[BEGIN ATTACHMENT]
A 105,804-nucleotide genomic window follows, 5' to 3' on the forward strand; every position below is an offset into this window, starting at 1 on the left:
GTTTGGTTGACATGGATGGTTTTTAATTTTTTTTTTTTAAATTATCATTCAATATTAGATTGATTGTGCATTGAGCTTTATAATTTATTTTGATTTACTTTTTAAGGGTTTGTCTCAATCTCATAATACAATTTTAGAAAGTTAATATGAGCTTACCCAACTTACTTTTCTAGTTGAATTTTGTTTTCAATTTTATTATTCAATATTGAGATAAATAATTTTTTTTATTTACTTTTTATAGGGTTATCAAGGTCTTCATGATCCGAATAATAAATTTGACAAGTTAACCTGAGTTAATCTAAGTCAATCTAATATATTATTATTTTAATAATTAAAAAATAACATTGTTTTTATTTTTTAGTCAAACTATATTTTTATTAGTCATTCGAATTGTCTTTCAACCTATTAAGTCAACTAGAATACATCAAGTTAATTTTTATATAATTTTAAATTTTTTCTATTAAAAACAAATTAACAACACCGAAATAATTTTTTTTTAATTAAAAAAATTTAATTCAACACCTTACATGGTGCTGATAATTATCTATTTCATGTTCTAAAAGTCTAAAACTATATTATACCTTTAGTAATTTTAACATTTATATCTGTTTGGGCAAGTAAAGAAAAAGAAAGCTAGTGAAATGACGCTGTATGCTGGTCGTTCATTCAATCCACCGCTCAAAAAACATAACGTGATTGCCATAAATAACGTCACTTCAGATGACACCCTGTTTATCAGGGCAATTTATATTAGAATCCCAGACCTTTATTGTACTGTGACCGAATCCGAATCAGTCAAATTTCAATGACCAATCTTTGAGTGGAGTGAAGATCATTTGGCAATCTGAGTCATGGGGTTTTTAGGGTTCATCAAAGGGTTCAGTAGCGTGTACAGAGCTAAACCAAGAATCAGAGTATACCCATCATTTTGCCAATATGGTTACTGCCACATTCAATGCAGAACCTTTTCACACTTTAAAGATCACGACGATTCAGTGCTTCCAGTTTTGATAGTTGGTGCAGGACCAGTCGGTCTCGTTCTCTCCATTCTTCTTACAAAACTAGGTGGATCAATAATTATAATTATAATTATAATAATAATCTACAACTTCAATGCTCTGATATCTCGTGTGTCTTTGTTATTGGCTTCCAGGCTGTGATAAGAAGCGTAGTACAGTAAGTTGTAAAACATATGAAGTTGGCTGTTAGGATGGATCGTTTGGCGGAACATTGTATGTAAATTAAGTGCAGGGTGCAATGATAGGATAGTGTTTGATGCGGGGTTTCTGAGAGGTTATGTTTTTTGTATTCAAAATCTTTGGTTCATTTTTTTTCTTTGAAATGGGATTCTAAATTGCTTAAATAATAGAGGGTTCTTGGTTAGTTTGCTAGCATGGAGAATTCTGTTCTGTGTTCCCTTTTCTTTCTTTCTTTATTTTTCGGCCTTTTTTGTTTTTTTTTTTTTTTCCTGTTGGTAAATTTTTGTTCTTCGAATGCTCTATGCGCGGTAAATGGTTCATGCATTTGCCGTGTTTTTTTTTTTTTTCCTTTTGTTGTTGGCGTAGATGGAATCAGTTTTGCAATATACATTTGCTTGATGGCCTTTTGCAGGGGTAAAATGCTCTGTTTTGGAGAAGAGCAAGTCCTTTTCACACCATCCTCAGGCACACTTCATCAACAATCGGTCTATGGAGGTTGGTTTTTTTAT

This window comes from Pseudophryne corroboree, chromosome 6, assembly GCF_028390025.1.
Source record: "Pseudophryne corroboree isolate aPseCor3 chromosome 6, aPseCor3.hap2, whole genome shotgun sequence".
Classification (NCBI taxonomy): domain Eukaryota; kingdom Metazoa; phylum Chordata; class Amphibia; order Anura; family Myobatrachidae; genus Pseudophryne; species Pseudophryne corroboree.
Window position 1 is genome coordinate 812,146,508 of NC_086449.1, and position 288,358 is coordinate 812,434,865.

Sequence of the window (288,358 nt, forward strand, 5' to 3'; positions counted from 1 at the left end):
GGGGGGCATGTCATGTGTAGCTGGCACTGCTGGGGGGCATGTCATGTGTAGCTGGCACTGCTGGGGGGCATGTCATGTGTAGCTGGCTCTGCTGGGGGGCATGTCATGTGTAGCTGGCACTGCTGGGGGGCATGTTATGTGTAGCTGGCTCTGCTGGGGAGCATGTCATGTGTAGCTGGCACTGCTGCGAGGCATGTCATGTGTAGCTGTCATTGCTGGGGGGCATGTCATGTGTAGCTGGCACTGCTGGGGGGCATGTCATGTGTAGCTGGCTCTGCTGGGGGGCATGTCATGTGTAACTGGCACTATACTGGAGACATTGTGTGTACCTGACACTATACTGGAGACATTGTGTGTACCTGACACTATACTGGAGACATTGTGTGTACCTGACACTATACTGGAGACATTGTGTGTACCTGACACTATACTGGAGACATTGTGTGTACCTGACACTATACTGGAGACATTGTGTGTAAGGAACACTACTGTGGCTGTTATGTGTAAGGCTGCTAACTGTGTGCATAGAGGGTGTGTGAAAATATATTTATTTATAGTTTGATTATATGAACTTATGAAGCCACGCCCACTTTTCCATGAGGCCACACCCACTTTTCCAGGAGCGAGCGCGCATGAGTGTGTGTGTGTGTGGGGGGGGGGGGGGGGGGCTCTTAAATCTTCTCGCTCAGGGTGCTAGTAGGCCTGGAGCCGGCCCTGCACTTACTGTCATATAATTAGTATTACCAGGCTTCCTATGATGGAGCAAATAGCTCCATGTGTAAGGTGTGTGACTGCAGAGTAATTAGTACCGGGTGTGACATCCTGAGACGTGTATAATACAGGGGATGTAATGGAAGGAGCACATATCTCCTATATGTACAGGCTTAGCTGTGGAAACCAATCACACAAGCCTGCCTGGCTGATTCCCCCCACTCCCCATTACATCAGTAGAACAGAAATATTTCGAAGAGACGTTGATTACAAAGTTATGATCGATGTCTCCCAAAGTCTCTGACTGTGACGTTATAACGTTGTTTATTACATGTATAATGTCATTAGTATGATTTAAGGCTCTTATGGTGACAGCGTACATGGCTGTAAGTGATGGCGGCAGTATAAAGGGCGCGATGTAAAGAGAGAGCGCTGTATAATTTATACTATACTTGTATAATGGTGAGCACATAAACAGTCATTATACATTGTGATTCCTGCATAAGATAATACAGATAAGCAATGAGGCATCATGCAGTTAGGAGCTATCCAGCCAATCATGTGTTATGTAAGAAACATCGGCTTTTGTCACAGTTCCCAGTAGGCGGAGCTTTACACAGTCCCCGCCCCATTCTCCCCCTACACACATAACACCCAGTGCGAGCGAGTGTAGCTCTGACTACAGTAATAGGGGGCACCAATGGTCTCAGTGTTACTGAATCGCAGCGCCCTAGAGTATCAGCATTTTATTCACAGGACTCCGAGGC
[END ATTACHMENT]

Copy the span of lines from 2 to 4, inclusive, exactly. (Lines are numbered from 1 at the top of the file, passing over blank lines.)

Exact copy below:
GTTTGGTTGACATGGATGGTTTTTAATTTTTTTTTTTTAAATTATCATTCAATATTAGATTGATTGTGCATTGAGCTTTATAATTTATTTTGATTTACTTTTTAAGGGTTTGTCTCAATCTCATAATACAATTTTAGAAAGTTAATATGAGCTTACCCAACTTACTTTTCTAGTTGAATTTTGTTTTCAATTTTATTATTCAATATTGAGATAAATAATTTTTTTTATTTACTTTTTATAGGGTTATCAAGGTCTTCATGATCCGAATAATAAATTTGACAAGTTAACCTGAGTTAATCTAAGTCAATCTAATATATTATTATTTTAATAATTAAAAAATAACATTGTTTTTATTTTTTAGTCAAACTATATTTTTATTAGTCATTCGAATTGTCTTTCAACCTATTAAGTCAACTAGAATACATCAAGTTAATTTTTATATAATTTTAAATTTTTTCTATTAAAAACAAATTAACAACACCGAAATAATTTTTTTTTAATTAAAAAAATTTAATTCAACACCTTACATGGTGCTGATAATTATCTATTTCATGTTCTAAAAGTCTAAAACTATATTATACCTTTAGTAATTTTAACATTTATATCTGTTTGGGCAAGTAAAGAAAAAGAAAGCTAGTGAAATGACGCTGTATGCTGGTCGTTCATTCAATCCACCGCTCAAAAAACATAACGTGATTGCCATAAATAACGTCACTTCAGATGACACCCTGTTTATCAGGGCAATTTATATTAGAATCCCAGACCTTTATTGTACTGTGACCGAATCCGAATCAGTCAAATTTCAATGACCAATCTTTGAGTGGAGTGAAGATCATTTGGCAATCTGAGTCATGGGGTTTTTAGGGTTCATCAAAGGGTTCAGTAGCGTGTACAGAGCTAAACCAAGAATCAGAGTATACCCATCATTTTGCCAATATGGTTACTGCCACATTCAATGCAGAACCTTTTCACACTTTAAAGATCACGACGATTCAGTGCTTCCAGTTTTGATAGTTGGTGCAGGACCAGTCGGTCTCGTTCTCTCCATTCTTCTTACAAAACTAGGTGGATCAATAATTATAATTATAATTATAATAATAATCTACAACTTCAATGCTCTGATATCTCGTGTGTCTTTGTTATTGGCTTCCAGGCTGTGATAAGAAGCGTAGTACAGTAAGTTGTAAAACATATGAAGTTGGCTGTTAGGATGGATCGTTTGGCGGAACATTGTATGTAAATTAAGTGCAGGGTGCAATGATAGGATAGTGTTTGATGCGGGGTTTCTGAGAGGTTATGTTTTTTGTATTCAAAATCTTTGGTTCATTTTTTTTCTTTGAAATGGGATTCTAAATTGCTTAAATAATAGAGGGTTCTTGGTTAGTTTGCTAGCATGGAGAATTCTGTTCTGTGTTCCCTTTTCTTTCTTTCTTTATTTTTCGGCCTTTTTTGTTTTTTTTTTTTTTTCCTGTTGGTAAATTTTTGTTCTTCGAATGCTCTATGCGCGGTAAATGGTTCATGCATTTGCCGTGTTTTTTTTTTTTTTCCTTTTGTTGTTGGCGTAGATGGAATCAGTTTTGCAATATACATTTGCTTGATGGCCTTTTGCAGGGGTAAAATGCTCTGTTTTGGAGAAGAGCAAGTCCTTTTCACACCATCCTCAGGCACACTTCATCAACAATCGGTCTATGGAGGTTGGTTTTTTTAT

This window comes from Pseudophryne corroboree, chromosome 6, assembly GCF_028390025.1.
Source record: "Pseudophryne corroboree isolate aPseCor3 chromosome 6, aPseCor3.hap2, whole genome shotgun sequence".